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Violent German Soccer Nazis Have United Against Radical Muslims

At a Sunday gathering of the Hooligans Against Salafists, fans overturned a riot van and 44 police officers were injured in the ensuing violence.

Photo via VICE Germany

A strange thing is happening within the Bundesliga, the German soccer league that has some of the highest average stadium attendance in the world: Far-right hooligans affiliated to various clubs are putting their differences aside to unite against Islamic fundamentalists.

Sunday saw the biggest gathering yet, when, outside Cologne Cathedral, between 2,000 and 4,000 people turned up to preach hate against Salafists attack police. What’s startling about this is that the previous gathering in Dortmund only drew 400 people. Forty-four police officers were injured, a riot van was overturned, pro-Nazi slogans were shouted, and a loaded hand gun and machetes were confiscated from the crowd. Though a counter-protest of 500 was held peacefully nearby, one policeman told Die Welt newspaper that the police were now facing an unprecedented level of political extremism within soccer hooliganism.


Currently known as Hooligans Against Salafists (or HoGeSa for short) and organized over Facebook (as of writing, at least two of their accounts have been active for a couple of days, already gathering around 2,000 likes each), these groups are indicative of the general growth of far-right extremism not just within football, but inside Germany as a whole.

HoGeSa is a frightening group because they have the power to unite old rivals against a common enemy. At the moment, this is Islamic extremism—the number of Salafist groups in Germany is small but growing, and German domestic intelligence chief Hans-Georg Maassen expressed concern Saturday that such groups may be inspiring German residents to travel to Syria and Iraq to fight alongside the Islamic State.

But what happens if the target of the mob's ire shifts? One slogan boasts that HoGeSa brings together “sworn enemies from various [soccer] clubs,” which by my estimation is about 17. It would constitute "a new phenomenon,” police union chairman Arnold Plickert said, “if previously warring hooligans develop a common structure."

In the context of the last few years, it seems at first a strange thing for German soccer to be associated with. The league system has been rightly and repeatedly praised for getting many things right: ticket pricing, safe standing areas within stadiums, anti-tika taka tactics (try saying that one while drunk), and Shinji Kagawa. Let us not forget, this is the soccer hipster league of choice.


Borussia Dortmund is particularly relevant here; the team is both the poster-boys of cool Bundesliga and one of its most prominent links to extremism. HoGeSa are partly organized by Dortmund fan and neo-Nazi Siegfried Borchardt, who set up hooligan coalition Borussenfront in the 1980s. Although officially banned from the Westfalenstadion stadium, the group has been active again since 2006 and is known to recruit younger fans after matches. During Dortmund’s run to the Champions League final last year, two of their right-wing fans were attacked in Donetsk after reportedly shouting “Sieg Hiel!” and pissing on a statue of Lenin.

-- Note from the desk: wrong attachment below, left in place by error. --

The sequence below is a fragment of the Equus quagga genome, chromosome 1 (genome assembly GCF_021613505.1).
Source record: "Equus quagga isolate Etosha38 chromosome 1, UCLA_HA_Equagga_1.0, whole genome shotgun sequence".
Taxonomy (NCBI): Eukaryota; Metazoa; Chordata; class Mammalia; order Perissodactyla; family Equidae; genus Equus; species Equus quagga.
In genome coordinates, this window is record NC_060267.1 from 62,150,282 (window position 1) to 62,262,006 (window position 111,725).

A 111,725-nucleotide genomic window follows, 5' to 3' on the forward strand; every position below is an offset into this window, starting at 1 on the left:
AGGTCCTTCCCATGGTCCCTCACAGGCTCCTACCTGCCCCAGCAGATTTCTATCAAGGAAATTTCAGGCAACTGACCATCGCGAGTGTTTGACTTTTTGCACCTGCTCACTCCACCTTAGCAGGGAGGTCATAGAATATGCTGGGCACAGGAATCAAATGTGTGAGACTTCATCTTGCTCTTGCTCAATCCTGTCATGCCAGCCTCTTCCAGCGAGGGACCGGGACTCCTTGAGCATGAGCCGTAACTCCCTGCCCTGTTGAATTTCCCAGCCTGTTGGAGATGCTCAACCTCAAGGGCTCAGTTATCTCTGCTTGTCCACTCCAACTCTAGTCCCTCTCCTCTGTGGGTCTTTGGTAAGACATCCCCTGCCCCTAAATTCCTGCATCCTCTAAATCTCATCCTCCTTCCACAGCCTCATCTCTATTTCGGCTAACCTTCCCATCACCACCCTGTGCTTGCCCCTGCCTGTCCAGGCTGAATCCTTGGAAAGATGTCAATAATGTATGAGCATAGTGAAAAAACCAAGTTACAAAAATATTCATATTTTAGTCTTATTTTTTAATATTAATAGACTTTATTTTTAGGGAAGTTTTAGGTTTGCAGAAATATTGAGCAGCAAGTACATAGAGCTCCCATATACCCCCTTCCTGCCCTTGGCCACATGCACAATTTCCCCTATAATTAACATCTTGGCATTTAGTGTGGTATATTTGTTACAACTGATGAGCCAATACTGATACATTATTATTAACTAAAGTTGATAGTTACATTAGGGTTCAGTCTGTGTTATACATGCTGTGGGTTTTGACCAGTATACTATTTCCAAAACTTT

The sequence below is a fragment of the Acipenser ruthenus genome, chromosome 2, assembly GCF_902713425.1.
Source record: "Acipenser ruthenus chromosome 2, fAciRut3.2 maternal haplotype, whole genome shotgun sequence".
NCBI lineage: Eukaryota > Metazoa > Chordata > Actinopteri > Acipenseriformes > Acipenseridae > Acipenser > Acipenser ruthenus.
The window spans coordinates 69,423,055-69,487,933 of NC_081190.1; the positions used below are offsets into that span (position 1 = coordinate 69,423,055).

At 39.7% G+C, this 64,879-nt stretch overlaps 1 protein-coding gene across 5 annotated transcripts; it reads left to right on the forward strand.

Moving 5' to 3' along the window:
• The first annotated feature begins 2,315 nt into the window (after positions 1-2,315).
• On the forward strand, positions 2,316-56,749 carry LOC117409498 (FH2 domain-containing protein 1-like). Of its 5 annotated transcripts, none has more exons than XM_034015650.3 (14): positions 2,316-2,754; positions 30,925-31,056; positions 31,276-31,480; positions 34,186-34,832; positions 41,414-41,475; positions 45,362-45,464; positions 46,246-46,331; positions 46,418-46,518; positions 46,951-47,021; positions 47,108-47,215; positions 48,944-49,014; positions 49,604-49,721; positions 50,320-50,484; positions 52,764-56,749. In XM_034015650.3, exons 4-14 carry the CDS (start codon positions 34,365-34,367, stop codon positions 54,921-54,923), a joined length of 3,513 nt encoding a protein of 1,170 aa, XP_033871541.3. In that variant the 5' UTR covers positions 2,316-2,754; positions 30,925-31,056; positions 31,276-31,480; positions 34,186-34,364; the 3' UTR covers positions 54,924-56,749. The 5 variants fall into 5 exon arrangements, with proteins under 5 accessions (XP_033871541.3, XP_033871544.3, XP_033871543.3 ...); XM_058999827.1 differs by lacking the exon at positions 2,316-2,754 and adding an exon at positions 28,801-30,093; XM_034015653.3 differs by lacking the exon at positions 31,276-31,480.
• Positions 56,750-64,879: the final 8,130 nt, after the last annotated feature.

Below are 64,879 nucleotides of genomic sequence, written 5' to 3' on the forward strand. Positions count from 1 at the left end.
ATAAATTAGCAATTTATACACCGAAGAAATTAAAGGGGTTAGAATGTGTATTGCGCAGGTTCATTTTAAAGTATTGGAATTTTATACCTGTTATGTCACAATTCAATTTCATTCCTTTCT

Photo via VICE Germany

This dichotomy extends far beyond Borussia Dortmund. As a nation, Germany has been riding the crest of a PR wave for some time now. In 2013, it was voted the world's favorite country. The national team went on to win this year’s World Cup, without its best player. The country is both economically powerful and socially mobile. Twenty percent of its population was born abroad. It basically runs Europe. But internally, the past few years have seen Germany undergo a shift towards right-wing disillusion. With inequality continuing to widen, the German Economic Institute this year argued that the country had the largest wealth gap in the whole of Europe. With an open immigration policy and increased poverty comes far-right extremists: nationalists who blame their situation on people who are almost certainly in a worse position than themselves.

Unsurprisingly, tensions surrounding Islam in Germany are being fed by events abroad. A couple of weeks back, roughly 1,300 police officers were deployed in Hamburg after a peaceful Kurdish protest against the Islamic State’s attacks on the Kobani border was disrupted by Islamic State supporters. Daniel Abdin, imam of Hamburg’s Al-Nour Mosque, described the city as “Hamburgistan.” The same week, a reported 100 people fought in Celle, Lower Saxony, over similar differences.

It’s a perfectly terrible storm. Germany’s support of Kurds in northern Iraq causes tension between Kurds and certain radical Islamic groups in major German cities, and this tension is then manipulated by extreme right-wingers who cite it as evidence of the country's Islamification. Without the presence of the far-right groups, it's doubtful whether or not things would have blown up to this extent—Germany is home to at least 4 million Muslims, a quarter of whom are Kurds, and only 5,500 of whom are Salafists. But insidious far-right organizations like the National Democratic Party know how to infiltrate other causes to draw in supporters—be it soccer, anti-corporate movements, or even Christmas markets. German soccer is just another carrier of the movement, an artificial insemination designed to provide Nazi shitheads with borrowed legitimacy.

Follow David Whelan on Twitter.